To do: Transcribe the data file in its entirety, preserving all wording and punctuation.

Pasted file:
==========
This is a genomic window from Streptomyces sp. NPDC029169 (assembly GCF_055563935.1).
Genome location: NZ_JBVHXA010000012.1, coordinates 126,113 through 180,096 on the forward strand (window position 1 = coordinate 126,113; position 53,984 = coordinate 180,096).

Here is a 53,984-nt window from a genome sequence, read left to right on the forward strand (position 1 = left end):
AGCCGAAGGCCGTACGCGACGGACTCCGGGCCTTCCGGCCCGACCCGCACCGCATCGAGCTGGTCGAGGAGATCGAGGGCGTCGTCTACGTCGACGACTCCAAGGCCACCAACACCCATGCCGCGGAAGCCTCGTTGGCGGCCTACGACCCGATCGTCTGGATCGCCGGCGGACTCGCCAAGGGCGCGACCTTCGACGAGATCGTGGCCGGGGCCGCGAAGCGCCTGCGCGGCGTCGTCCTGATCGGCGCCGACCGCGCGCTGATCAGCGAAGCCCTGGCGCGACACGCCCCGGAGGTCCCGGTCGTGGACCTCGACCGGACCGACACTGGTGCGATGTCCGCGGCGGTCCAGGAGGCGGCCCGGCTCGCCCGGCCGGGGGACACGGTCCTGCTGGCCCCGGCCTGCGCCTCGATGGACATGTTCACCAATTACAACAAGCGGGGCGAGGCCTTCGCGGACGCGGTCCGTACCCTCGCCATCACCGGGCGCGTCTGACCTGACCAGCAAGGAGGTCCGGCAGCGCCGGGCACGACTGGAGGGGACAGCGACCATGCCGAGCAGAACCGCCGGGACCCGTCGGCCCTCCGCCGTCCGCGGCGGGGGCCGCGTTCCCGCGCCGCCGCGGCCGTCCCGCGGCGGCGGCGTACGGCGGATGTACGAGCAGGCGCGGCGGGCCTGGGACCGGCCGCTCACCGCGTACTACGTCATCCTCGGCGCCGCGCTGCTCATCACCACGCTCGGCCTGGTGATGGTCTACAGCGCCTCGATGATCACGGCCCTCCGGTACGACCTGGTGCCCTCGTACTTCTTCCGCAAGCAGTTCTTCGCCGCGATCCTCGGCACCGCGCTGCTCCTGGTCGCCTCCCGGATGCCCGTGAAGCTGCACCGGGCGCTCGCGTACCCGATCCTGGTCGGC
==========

This is a genomic window from Streptomyces sp. NPDC029169 (assembly GCF_055563935.1).
Genome location: NZ_JBVHXA010000012.1, coordinates 126,113 through 180,096 on the forward strand (window position 1 = coordinate 126,113; position 53,984 = coordinate 180,096).

Here is a 53,984-nt window from a genome sequence, read left to right on the forward strand (position 1 = left end):
AGCCGAAGGCCGTACGCGACGGACTCCGGGCCTTCCGGCCCGACCCGCACCGCATCGAGCTGGTCGAGGAGATCGAGGGCGTCGTCTACGTCGACGACTCCAAGGCCACCAACACCCATGCCGCGGAAGCCTCGTTGGCGGCCTACGACCCGATCGTCTGGATCGCCGGCGGACTCGCCAAGGGCGCGACCTTCGACGAGATCGTGGCCGGGGCCGCGAAGCGCCTGCGCGGCGTCGTCCTGATCGGCGCCGACCGCGCGCTGATCAGCGAAGCCCTGGCGCGACACGCCCCGGAGGTCCCGGTCGTGGACCTCGACCGGACCGACACTGGTGCGATGTCCGCGGCGGTCCAGGAGGCGGCCCGGCTCGCCCGGCCGGGGGACACGGTCCTGCTGGCCCCGGCCTGCGCCTCGATGGACATGTTCACCAATTACAACAAGCGGGGCGAGGCCTTCGCGGACGCGGTCCGTACCCTCGCCATCACCGGGCGCGTCTGACCTGACCAGCAAGGAGGTCCGGCAGCGCCGGGCACGACTGGAGGGGACAGCGACCATGCCGAGCAGAACCGCCGGGACCCGTCGGCCCTCCGCCGTCCGCGGCGGGGGCCGCGTTCCCGCGCCGCCGCGGCCGTCCCGCGGCGGCGGCGTACGGCGGATGTACGAGCAGGCGCGGCGGGCCTGGGACCGGCCGCTCACCGCGTACTACGTCATCCTCGGCGCCGCGCTGCTCATCACCACGCTCGGCCTGGTGATGGTCTACAGCGCCTCGATGATCACGGCCCTCCGGTACGACCTGGTGCCCTCGTACTTCTTCCGCAAGCAGTTCTTCGCCGCGATCCTCGGCACCGCGCTGCTCCTGGTCGCCTCCCGGATGCCCGTGAAGCTGCACCGGGCGCTCGCGTACCCGATCCTGGTCGGC